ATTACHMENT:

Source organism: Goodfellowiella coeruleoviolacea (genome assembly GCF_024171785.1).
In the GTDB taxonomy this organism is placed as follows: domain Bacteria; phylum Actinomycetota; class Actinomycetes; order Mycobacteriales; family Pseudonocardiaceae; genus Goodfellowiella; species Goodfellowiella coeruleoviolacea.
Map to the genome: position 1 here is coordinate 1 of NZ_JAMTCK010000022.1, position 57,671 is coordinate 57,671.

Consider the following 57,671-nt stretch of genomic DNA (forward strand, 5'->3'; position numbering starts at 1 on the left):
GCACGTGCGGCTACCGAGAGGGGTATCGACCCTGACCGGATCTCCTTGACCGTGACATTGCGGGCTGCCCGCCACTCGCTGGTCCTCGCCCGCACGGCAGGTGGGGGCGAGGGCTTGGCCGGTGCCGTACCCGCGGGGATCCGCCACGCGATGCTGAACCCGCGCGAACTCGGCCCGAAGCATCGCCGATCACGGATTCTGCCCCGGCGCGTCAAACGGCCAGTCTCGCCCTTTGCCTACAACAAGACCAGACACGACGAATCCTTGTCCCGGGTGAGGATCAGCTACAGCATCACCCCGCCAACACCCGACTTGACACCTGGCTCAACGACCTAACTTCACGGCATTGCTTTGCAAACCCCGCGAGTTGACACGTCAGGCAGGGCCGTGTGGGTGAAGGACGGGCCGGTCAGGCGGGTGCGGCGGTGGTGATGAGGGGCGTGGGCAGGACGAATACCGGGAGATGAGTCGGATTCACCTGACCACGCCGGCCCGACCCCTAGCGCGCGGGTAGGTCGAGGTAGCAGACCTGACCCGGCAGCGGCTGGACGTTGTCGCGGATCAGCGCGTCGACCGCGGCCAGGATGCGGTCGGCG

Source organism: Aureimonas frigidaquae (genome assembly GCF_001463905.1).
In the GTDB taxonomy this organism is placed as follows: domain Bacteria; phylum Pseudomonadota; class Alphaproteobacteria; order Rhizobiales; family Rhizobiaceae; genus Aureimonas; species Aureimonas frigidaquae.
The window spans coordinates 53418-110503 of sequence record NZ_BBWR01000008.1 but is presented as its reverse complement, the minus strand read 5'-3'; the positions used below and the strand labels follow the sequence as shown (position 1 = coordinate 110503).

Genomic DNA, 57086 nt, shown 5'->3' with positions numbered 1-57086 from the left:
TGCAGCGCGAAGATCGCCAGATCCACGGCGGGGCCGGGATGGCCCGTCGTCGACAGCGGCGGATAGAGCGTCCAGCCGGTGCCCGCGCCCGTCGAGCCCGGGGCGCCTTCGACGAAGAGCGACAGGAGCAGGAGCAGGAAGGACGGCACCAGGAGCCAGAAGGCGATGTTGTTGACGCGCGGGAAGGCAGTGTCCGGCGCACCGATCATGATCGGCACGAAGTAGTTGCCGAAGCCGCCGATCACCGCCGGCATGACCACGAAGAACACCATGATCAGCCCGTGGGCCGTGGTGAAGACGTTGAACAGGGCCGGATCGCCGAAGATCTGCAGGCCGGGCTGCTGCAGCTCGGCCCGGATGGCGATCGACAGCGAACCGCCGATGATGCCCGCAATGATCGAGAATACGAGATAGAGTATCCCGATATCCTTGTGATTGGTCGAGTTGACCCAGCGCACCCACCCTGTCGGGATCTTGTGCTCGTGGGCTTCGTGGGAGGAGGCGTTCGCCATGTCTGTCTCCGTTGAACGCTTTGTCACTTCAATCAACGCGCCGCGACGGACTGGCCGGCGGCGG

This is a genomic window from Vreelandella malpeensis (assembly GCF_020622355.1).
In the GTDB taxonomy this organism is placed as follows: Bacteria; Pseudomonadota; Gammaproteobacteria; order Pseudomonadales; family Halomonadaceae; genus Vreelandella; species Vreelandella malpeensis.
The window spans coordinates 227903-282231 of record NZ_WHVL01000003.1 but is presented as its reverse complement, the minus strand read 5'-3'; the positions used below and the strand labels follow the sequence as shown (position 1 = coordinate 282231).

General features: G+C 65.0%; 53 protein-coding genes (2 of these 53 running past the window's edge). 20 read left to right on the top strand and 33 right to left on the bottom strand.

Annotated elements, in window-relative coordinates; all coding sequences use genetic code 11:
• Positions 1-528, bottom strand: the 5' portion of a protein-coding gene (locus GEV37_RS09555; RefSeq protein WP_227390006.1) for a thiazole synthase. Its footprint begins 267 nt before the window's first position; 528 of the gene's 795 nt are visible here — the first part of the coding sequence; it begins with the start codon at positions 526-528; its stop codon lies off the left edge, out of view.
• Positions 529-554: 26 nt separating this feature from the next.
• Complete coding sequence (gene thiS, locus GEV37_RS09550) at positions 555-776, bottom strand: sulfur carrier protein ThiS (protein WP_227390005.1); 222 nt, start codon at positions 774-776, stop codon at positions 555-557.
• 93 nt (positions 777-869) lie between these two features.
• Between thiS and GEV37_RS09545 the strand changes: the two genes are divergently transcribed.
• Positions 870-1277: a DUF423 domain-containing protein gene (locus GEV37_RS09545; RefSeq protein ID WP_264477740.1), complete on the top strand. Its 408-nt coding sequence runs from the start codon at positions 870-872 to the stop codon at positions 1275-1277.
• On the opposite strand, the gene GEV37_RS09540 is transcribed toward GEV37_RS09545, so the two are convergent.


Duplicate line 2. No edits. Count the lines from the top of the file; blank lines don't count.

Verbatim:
In the GTDB taxonomy this organism is placed as follows: domain Bacteria; phylum Actinomycetota; class Actinomycetes; order Mycobacteriales; family Pseudonocardiaceae; genus Goodfellowiella; species Goodfellowiella coeruleoviolacea.